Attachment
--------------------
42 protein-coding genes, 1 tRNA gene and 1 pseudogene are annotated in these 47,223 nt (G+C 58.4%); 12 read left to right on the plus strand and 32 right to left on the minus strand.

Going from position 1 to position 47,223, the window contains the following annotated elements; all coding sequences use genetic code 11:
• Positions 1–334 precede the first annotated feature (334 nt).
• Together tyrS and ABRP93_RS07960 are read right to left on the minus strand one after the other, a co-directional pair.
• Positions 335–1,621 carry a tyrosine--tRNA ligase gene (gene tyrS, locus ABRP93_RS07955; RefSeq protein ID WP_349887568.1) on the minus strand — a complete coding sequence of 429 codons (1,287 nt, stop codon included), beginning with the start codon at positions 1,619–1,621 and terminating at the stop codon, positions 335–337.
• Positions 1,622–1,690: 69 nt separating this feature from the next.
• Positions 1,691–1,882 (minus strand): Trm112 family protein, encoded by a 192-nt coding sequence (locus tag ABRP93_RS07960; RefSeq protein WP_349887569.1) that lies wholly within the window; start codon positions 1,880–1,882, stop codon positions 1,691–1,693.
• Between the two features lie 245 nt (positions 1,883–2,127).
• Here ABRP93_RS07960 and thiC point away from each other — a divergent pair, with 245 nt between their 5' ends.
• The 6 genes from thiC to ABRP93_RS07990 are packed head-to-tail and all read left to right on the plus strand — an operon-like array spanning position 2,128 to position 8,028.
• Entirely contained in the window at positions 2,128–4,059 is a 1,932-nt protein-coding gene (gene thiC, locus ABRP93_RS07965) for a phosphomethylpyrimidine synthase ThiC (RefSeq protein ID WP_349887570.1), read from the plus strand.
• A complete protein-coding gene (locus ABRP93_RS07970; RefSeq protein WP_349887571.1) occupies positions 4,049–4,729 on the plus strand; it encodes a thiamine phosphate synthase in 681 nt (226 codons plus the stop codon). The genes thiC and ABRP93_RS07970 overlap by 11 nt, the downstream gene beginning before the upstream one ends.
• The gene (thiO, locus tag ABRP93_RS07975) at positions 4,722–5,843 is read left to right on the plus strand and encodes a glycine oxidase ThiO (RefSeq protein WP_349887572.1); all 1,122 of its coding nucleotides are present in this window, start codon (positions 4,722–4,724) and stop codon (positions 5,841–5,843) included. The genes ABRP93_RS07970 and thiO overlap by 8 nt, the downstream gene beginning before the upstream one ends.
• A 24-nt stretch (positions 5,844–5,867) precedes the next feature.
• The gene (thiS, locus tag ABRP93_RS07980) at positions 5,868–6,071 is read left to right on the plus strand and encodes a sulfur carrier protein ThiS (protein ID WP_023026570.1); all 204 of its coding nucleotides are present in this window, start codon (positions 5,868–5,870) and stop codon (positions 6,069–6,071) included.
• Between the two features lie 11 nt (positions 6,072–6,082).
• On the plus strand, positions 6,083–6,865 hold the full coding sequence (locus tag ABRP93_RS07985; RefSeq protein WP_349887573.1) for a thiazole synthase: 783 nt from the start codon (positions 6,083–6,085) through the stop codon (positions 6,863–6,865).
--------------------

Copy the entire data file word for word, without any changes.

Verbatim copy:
42 protein-coding genes, 1 tRNA gene and 1 pseudogene are annotated in these 47,223 nt (G+C 58.4%); 12 read left to right on the plus strand and 32 right to left on the minus strand.

Going from position 1 to position 47,223, the window contains the following annotated elements; all coding sequences use genetic code 11:
• Positions 1–334 precede the first annotated feature (334 nt).
• Together tyrS and ABRP93_RS07960 are read right to left on the minus strand one after the other, a co-directional pair.
• Positions 335–1,621 carry a tyrosine--tRNA ligase gene (gene tyrS, locus ABRP93_RS07955; RefSeq protein ID WP_349887568.1) on the minus strand — a complete coding sequence of 429 codons (1,287 nt, stop codon included), beginning with the start codon at positions 1,619–1,621 and terminating at the stop codon, positions 335–337.
• Positions 1,622–1,690: 69 nt separating this feature from the next.
• Positions 1,691–1,882 (minus strand): Trm112 family protein, encoded by a 192-nt coding sequence (locus tag ABRP93_RS07960; RefSeq protein WP_349887569.1) that lies wholly within the window; start codon positions 1,880–1,882, stop codon positions 1,691–1,693.
• Between the two features lie 245 nt (positions 1,883–2,127).
• Here ABRP93_RS07960 and thiC point away from each other — a divergent pair, with 245 nt between their 5' ends.
• The 6 genes from thiC to ABRP93_RS07990 are packed head-to-tail and all read left to right on the plus strand — an operon-like array spanning position 2,128 to position 8,028.
• Entirely contained in the window at positions 2,128–4,059 is a 1,932-nt protein-coding gene (gene thiC, locus ABRP93_RS07965) for a phosphomethylpyrimidine synthase ThiC (RefSeq protein ID WP_349887570.1), read from the plus strand.
• A complete protein-coding gene (locus ABRP93_RS07970; RefSeq protein WP_349887571.1) occupies positions 4,049–4,729 on the plus strand; it encodes a thiamine phosphate synthase in 681 nt (226 codons plus the stop codon). The genes thiC and ABRP93_RS07970 overlap by 11 nt, the downstream gene beginning before the upstream one ends.
• The gene (thiO, locus tag ABRP93_RS07975) at positions 4,722–5,843 is read left to right on the plus strand and encodes a glycine oxidase ThiO (RefSeq protein WP_349887572.1); all 1,122 of its coding nucleotides are present in this window, start codon (positions 4,722–4,724) and stop codon (positions 5,841–5,843) included. The genes ABRP93_RS07970 and thiO overlap by 8 nt, the downstream gene beginning before the upstream one ends.
• A 24-nt stretch (positions 5,844–5,867) precedes the next feature.
• The gene (thiS, locus tag ABRP93_RS07980) at positions 5,868–6,071 is read left to right on the plus strand and encodes a sulfur carrier protein ThiS (protein ID WP_023026570.1); all 204 of its coding nucleotides are present in this window, start codon (positions 5,868–5,870) and stop codon (positions 6,069–6,071) included.
• Between the two features lie 11 nt (positions 6,072–6,082).
• On the plus strand, positions 6,083–6,865 hold the full coding sequence (locus tag ABRP93_RS07985; RefSeq protein WP_349887573.1) for a thiazole synthase: 783 nt from the start codon (positions 6,083–6,085) through the stop codon (positions 6,863–6,865).